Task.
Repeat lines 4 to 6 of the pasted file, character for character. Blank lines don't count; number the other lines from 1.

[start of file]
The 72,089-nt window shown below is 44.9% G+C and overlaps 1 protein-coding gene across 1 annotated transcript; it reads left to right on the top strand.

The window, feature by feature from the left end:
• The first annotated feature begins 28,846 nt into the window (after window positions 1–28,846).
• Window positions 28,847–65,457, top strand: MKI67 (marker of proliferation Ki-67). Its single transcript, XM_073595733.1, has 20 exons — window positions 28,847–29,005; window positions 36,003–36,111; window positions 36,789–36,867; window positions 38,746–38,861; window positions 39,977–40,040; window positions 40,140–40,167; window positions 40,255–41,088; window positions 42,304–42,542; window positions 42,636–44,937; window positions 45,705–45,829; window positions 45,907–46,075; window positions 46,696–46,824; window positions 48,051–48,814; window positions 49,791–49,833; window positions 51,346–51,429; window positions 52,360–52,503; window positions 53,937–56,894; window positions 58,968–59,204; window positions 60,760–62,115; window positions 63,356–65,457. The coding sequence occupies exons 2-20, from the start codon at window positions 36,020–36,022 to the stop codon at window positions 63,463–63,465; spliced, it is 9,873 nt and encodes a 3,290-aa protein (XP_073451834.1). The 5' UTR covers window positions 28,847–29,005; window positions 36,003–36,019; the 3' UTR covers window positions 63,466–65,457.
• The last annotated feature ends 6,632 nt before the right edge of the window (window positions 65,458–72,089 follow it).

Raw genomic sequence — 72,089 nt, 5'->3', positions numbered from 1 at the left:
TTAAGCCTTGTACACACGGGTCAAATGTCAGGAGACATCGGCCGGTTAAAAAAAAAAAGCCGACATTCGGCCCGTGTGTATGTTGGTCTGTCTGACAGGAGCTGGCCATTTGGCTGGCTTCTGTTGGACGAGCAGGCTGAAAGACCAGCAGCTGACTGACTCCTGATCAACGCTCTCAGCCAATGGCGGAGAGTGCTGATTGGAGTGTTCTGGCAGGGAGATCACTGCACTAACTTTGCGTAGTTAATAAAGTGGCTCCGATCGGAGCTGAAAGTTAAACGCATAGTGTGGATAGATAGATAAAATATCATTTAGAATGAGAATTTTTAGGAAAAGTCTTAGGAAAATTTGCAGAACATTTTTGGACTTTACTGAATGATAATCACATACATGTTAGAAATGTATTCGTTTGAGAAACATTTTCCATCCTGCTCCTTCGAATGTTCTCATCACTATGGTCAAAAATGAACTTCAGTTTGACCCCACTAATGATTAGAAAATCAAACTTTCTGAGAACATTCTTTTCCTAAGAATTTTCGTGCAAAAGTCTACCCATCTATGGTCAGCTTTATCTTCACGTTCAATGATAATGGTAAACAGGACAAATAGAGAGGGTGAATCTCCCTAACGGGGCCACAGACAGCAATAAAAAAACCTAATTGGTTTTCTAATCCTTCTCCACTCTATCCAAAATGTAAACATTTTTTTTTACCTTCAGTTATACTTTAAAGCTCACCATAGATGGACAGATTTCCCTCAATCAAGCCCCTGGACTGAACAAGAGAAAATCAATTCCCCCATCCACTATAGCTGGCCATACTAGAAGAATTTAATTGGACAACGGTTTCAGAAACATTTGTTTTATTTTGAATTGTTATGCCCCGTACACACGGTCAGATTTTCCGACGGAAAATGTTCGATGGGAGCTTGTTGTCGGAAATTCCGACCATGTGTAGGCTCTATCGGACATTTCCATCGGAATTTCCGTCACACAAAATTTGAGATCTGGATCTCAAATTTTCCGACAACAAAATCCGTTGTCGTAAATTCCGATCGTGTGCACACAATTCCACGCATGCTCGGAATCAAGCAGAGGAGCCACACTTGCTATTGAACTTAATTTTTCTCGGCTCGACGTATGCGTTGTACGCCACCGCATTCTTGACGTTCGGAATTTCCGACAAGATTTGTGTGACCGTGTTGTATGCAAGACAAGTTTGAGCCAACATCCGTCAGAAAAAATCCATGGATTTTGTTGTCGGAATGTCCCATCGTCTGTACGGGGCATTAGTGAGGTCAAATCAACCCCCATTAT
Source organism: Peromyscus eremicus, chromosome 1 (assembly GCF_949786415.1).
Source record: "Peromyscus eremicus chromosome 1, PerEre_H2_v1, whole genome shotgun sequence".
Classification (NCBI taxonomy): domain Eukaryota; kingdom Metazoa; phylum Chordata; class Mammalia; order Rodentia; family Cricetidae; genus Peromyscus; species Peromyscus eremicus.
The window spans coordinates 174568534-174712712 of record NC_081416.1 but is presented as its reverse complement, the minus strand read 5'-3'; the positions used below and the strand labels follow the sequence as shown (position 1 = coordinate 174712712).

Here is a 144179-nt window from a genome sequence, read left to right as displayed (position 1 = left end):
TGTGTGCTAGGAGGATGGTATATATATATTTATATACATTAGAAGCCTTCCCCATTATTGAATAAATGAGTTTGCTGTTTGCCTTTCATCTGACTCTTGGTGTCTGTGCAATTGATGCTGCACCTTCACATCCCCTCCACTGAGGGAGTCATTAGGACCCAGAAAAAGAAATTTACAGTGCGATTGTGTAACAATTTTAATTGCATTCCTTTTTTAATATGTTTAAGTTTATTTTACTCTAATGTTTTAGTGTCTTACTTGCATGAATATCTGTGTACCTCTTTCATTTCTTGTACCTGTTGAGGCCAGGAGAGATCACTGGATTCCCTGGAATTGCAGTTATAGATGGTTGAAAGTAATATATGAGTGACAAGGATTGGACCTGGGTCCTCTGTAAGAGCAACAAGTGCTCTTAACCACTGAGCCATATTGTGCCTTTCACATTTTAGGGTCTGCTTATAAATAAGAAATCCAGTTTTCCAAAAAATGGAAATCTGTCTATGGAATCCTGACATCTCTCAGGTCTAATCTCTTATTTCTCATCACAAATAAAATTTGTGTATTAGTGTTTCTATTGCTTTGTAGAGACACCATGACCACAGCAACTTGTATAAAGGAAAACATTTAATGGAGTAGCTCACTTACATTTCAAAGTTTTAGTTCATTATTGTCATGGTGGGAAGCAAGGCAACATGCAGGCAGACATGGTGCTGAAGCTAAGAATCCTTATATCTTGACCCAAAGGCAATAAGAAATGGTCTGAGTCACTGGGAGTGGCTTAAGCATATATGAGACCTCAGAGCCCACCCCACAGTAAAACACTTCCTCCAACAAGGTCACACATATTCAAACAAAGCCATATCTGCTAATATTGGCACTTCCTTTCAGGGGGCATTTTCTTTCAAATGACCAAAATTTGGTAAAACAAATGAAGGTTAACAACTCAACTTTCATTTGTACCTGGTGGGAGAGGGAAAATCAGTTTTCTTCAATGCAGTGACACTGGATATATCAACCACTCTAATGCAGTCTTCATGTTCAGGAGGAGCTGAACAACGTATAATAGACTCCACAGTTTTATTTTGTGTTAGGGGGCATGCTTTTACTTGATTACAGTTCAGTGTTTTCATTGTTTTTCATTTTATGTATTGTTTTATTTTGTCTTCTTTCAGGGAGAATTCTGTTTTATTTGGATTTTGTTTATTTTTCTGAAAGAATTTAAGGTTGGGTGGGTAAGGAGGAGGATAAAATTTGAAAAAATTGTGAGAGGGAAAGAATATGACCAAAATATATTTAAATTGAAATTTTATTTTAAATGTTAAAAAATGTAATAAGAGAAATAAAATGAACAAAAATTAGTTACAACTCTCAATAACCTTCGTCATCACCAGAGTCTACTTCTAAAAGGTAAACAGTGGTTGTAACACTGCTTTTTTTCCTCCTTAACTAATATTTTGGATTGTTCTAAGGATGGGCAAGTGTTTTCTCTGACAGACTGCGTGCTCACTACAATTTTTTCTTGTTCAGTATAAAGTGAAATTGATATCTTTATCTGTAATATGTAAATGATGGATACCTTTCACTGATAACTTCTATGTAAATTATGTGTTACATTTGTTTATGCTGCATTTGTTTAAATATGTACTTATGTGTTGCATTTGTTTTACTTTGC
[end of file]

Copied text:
• Window positions 28,847–65,457, top strand: MKI67 (marker of proliferation Ki-67). Its single transcript, XM_073595733.1, has 20 exons — window positions 28,847–29,005; window positions 36,003–36,111; window positions 36,789–36,867; window positions 38,746–38,861; window positions 39,977–40,040; window positions 40,140–40,167; window positions 40,255–41,088; window positions 42,304–42,542; window positions 42,636–44,937; window positions 45,705–45,829; window positions 45,907–46,075; window positions 46,696–46,824; window positions 48,051–48,814; window positions 49,791–49,833; window positions 51,346–51,429; window positions 52,360–52,503; window positions 53,937–56,894; window positions 58,968–59,204; window positions 60,760–62,115; window positions 63,356–65,457. The coding sequence occupies exons 2-20, from the start codon at window positions 36,020–36,022 to the stop codon at window positions 63,463–63,465; spliced, it is 9,873 nt and encodes a 3,290-aa protein (XP_073451834.1). The 5' UTR covers window positions 28,847–29,005; window positions 36,003–36,019; the 3' UTR covers window positions 63,466–65,457.
• The last annotated feature ends 6,632 nt before the right edge of the window (window positions 65,458–72,089 follow it).

Raw genomic sequence — 72,089 nt, 5'->3', positions numbered from 1 at the left: